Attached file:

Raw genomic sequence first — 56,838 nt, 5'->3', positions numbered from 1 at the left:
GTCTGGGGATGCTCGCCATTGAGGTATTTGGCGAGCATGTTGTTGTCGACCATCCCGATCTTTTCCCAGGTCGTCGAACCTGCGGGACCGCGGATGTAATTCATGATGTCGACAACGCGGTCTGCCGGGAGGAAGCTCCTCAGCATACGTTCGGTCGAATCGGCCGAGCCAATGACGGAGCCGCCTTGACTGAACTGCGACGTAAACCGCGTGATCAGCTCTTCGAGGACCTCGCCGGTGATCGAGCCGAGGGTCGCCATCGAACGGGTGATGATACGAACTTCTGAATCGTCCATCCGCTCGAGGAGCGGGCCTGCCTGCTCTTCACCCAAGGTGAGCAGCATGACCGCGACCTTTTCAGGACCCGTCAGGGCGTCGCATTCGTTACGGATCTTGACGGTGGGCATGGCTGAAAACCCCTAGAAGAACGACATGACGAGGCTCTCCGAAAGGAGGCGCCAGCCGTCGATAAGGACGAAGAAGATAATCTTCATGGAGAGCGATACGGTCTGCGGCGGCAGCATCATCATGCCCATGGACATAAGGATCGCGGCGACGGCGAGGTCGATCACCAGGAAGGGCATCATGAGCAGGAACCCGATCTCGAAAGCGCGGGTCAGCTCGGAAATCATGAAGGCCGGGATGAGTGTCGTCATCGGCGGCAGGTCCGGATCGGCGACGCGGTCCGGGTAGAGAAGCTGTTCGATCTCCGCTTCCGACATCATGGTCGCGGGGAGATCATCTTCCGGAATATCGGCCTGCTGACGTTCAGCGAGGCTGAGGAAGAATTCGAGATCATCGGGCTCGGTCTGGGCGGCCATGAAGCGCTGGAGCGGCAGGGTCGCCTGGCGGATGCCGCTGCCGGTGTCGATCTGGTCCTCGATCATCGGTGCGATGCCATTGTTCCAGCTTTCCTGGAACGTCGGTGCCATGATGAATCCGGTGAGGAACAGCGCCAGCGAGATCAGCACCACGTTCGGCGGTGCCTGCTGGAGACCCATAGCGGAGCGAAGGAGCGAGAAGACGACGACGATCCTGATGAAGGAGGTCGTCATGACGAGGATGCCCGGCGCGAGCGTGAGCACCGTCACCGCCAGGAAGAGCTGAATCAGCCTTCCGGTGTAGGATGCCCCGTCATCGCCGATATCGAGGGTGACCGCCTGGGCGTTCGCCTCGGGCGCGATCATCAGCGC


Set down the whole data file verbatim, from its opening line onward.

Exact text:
Raw genomic sequence first — 56,838 nt, 5'->3', positions numbered from 1 at the left:
GTCTGGGGATGCTCGCCATTGAGGTATTTGGCGAGCATGTTGTTGTCGACCATCCCGATCTTTTCCCAGGTCGTCGAACCTGCGGGACCGCGGATGTAATTCATGATGTCGACAACGCGGTCTGCCGGGAGGAAGCTCCTCAGCATACGTTCGGTCGAATCGGCCGAGCCAATGACGGAGCCGCCTTGACTGAACTGCGACGTAAACCGCGTGATCAGCTCTTCGAGGACCTCGCCGGTGATCGAGCCGAGGGTCGCCATCGAACGGGTGATGATACGAACTTCTGAATCGTCCATCCGCTCGAGGAGCGGGCCTGCCTGCTCTTCACCCAAGGTGAGCAGCATGACCGCGACCTTTTCAGGACCCGTCAGGGCGTCGCATTCGTTACGGATCTTGACGGTGGGCATGGCTGAAAACCCCTAGAAGAACGACATGACGAGGCTCTCCGAAAGGAGGCGCCAGCCGTCGATAAGGACGAAGAAGATAATCTTCATGGAGAGCGATACGGTCTGCGGCGGCAGCATCATCATGCCCATGGACATAAGGATCGCGGCGACGGCGAGGTCGATCACCAGGAAGGGCATCATGAGCAGGAACCCGATCTCGAAAGCGCGGGTCAGCTCGGAAATCATGAAGGCCGGGATGAGTGTCGTCATCGGCGGCAGGTCCGGATCGGCGACGCGGTCCGGGTAGAGAAGCTGTTCGATCTCCGCTTCCGACATCATGGTCGCGGGGAGATCATCTTCCGGAATATCGGCCTGCTGACGTTCAGCGAGGCTGAGGAAGAATTCGAGATCATCGGGCTCGGTCTGGGCGGCCATGAAGCGCTGGAGCGGCAGGGTCGCCTGGCGGATGCCGCTGCCGGTGTCGATCTGGTCCTCGATCATCGGTGCGATGCCATTGTTCCAGCTTTCCTGGAACGTCGGTGCCATGATGAATCCGGTGAGGAACAGCGCCAGCGAGATCAGCACCACGTTCGGCGGTGCCTGCTGGAGACCCATAGCGGAGCGAAGGAGCGAGAAGACGACGACGATCCTGATGAAGGAGGTCGTCATGACGAGGATGCCCGGCGCGAGCGTGAGCACCGTCACCGCCAGGAAGAGCTGAATCAGCCTTCCGGTGTAGGATGCCCCGTCATCGCCGATATCGAGGGTGACCGCCTGGGCGTTCGCCTCGGGCGCGATCATCAGCGC